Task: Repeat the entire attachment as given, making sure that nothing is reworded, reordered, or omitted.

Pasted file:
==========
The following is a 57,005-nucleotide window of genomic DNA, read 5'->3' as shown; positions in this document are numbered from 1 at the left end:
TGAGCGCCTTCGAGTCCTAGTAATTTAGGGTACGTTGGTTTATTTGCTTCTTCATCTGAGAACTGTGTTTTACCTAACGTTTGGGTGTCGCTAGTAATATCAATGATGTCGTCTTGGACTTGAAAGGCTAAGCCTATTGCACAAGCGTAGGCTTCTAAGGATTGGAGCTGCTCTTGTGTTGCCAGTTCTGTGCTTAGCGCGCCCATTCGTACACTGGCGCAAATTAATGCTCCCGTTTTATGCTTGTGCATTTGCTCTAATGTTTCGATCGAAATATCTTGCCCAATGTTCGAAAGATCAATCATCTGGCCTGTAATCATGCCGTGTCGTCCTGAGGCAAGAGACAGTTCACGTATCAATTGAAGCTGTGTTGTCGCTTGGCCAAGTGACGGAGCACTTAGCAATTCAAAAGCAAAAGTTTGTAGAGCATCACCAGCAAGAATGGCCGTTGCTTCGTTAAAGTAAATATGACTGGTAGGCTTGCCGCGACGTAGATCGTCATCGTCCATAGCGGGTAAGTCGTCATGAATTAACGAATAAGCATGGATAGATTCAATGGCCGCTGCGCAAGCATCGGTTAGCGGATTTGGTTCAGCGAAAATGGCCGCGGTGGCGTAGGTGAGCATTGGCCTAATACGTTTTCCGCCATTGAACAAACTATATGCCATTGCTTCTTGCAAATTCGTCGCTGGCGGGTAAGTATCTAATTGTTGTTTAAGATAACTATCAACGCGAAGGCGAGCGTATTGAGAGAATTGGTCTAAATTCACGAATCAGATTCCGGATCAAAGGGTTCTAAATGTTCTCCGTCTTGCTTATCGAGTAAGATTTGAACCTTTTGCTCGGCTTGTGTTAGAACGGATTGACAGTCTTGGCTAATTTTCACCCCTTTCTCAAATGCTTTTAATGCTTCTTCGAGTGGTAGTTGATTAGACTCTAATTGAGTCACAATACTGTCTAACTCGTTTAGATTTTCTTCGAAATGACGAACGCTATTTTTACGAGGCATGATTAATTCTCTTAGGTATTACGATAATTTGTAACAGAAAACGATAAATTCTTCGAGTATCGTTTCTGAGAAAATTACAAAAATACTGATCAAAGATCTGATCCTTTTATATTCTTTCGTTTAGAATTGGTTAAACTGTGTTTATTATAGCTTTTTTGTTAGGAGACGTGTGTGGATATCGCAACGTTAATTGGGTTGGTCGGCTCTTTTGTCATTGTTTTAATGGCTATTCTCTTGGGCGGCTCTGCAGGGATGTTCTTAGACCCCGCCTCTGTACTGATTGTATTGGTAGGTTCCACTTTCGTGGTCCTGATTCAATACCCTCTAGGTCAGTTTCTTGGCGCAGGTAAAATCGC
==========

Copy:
The following is a 57,005-nucleotide window of genomic DNA, read 5'->3' as shown; positions in this document are numbered from 1 at the left end:
TGAGCGCCTTCGAGTCCTAGTAATTTAGGGTACGTTGGTTTATTTGCTTCTTCATCTGAGAACTGTGTTTTACCTAACGTTTGGGTGTCGCTAGTAATATCAATGATGTCGTCTTGGACTTGAAAGGCTAAGCCTATTGCACAAGCGTAGGCTTCTAAGGATTGGAGCTGCTCTTGTGTTGCCAGTTCTGTGCTTAGCGCGCCCATTCGTACACTGGCGCAAATTAATGCTCCCGTTTTATGCTTGTGCATTTGCTCTAATGTTTCGATCGAAATATCTTGCCCAATGTTCGAAAGATCAATCATCTGGCCTGTAATCATGCCGTGTCGTCCTGAGGCAAGAGACAGTTCACGTATCAATTGAAGCTGTGTTGTCGCTTGGCCAAGTGACGGAGCACTTAGCAATTCAAAAGCAAAAGTTTGTAGAGCATCACCAGCAAGAATGGCCGTTGCTTCGTTAAAGTAAATATGACTGGTAGGCTTGCCGCGACGTAGATCGTCATCGTCCATAGCGGGTAAGTCGTCATGAATTAACGAATAAGCATGGATAGATTCAATGGCCGCTGCGCAAGCATCGGTTAGCGGATTTGGTTCAGCGAAAATGGCCGCGGTGGCGTAGGTGAGCATTGGCCTAATACGTTTTCCGCCATTGAACAAACTATATGCCATTGCTTCTTGCAAATTCGTCGCTGGCGGGTAAGTATCTAATTGTTGTTTAAGATAACTATCAACGCGAAGGCGAGCGTATTGAGAGAATTGGTCTAAATTCACGAATCAGATTCCGGATCAAAGGGTTCTAAATGTTCTCCGTCTTGCTTATCGAGTAAGATTTGAACCTTTTGCTCGGCTTGTGTTAGAACGGATTGACAGTCTTGGCTAATTTTCACCCCTTTCTCAAATGCTTTTAATGCTTCTTCGAGTGGTAGTTGATTAGACTCTAATTGAGTCACAATACTGTCTAACTCGTTTAGATTTTCTTCGAAATGACGAACGCTATTTTTACGAGGCATGATTAATTCTCTTAGGTATTACGATAATTTGTAACAGAAAACGATAAATTCTTCGAGTATCGTTTCTGAGAAAATTACAAAAATACTGATCAAAGATCTGATCCTTTTATATTCTTTCGTTTAGAATTGGTTAAACTGTGTTTATTATAGCTTTTTTGTTAGGAGACGTGTGTGGATATCGCAACGTTAATTGGGTTGGTCGGCTCTTTTGTCATTGTTTTAATGGCTATTCTCTTGGGCGGCTCTGCAGGGATGTTCTTAGACCCCGCCTCTGTACTGATTGTATTGGTAGGTTCCACTTTCGTGGTCCTGATTCAATACCCTCTAGGTCAGTTTCTTGGCGCAGGTAAAATCGC